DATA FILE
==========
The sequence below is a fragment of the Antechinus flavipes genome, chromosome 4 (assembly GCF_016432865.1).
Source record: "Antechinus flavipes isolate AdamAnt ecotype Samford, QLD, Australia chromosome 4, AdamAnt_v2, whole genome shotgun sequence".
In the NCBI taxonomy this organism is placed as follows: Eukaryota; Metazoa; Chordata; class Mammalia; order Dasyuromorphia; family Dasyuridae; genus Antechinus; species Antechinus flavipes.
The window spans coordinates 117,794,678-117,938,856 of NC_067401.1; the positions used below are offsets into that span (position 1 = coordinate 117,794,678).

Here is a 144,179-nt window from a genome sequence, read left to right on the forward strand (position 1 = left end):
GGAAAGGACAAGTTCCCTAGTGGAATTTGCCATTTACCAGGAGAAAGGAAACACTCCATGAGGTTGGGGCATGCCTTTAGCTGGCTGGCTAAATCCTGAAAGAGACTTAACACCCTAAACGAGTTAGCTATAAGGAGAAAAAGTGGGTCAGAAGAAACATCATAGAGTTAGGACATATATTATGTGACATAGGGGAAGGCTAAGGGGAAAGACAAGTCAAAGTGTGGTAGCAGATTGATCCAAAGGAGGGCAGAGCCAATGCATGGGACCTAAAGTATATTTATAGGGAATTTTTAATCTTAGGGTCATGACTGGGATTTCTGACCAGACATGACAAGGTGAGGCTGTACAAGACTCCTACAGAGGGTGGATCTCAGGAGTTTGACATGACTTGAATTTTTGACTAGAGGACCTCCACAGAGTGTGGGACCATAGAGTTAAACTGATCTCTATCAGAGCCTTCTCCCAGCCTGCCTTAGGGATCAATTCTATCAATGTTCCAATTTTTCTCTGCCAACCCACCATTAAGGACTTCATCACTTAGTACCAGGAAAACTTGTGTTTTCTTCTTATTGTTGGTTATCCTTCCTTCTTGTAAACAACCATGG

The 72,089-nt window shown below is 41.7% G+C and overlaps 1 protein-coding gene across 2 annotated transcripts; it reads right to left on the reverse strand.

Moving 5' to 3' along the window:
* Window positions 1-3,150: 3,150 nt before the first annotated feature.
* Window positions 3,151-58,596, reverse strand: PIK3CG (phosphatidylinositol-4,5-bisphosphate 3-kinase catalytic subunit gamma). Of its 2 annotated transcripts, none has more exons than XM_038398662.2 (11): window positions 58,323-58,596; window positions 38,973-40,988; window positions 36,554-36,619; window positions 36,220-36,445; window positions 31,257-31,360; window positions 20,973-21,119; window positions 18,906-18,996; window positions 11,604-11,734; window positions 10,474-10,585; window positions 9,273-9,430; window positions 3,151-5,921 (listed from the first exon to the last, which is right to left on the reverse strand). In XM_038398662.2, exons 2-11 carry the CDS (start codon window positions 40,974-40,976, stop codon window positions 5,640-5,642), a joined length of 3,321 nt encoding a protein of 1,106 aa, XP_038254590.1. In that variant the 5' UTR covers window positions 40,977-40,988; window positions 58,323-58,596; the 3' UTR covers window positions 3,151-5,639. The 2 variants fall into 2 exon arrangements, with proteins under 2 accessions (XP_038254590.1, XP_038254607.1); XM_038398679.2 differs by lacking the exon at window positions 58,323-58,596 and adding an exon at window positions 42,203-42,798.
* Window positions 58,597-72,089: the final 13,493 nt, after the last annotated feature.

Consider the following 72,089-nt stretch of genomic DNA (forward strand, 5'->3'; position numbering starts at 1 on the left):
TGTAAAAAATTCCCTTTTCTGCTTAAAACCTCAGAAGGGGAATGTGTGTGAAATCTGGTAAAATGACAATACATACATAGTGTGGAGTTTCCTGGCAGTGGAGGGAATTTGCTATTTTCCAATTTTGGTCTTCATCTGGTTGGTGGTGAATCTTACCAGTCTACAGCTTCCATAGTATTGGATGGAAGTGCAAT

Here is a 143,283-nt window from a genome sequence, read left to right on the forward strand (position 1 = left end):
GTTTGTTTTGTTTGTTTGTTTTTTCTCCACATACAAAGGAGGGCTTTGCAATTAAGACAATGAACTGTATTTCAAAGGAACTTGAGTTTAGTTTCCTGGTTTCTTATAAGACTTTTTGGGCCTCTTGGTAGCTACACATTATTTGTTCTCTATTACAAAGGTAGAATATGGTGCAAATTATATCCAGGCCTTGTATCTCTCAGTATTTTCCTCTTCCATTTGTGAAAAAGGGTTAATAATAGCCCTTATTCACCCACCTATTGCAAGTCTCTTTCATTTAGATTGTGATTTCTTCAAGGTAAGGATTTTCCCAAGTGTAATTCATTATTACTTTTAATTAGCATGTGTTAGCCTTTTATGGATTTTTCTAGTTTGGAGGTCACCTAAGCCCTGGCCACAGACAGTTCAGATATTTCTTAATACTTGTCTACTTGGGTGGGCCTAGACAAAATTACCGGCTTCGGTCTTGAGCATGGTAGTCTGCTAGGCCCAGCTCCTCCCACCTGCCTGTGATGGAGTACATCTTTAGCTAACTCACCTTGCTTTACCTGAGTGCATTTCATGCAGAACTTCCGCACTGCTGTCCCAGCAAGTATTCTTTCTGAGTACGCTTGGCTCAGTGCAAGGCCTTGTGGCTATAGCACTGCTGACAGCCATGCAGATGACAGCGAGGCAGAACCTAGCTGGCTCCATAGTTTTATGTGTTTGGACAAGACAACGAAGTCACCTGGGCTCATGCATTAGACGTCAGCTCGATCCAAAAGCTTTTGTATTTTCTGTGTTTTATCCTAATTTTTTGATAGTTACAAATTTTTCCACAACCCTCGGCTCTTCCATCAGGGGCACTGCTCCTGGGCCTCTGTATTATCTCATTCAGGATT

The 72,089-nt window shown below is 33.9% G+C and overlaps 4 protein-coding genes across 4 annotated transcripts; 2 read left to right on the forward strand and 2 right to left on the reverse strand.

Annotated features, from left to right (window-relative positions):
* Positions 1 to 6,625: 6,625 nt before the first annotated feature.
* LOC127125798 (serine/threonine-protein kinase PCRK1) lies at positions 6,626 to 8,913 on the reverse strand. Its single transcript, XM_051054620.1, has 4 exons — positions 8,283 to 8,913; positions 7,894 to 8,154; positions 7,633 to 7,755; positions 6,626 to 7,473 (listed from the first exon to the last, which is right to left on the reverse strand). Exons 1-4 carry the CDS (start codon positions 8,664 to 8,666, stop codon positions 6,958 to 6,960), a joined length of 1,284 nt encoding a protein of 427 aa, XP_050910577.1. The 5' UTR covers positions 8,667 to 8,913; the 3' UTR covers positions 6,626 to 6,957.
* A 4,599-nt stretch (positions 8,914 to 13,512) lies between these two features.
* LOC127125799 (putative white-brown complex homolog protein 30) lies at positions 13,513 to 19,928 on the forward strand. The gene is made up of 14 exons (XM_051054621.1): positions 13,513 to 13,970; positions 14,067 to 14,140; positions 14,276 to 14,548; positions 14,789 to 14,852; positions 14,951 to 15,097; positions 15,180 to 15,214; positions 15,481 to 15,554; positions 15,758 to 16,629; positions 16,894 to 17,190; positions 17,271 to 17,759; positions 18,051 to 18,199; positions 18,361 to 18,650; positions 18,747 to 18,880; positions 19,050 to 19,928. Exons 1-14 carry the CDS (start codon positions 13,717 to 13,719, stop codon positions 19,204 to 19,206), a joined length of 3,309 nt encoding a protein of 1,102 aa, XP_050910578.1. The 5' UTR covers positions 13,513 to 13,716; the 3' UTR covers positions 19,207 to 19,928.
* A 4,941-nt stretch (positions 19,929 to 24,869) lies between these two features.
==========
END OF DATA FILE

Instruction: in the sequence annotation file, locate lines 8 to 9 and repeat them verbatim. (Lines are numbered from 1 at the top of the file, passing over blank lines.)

Moving 5' to 3' along the window:
* Window positions 1-3,150: 3,150 nt before the first annotated feature.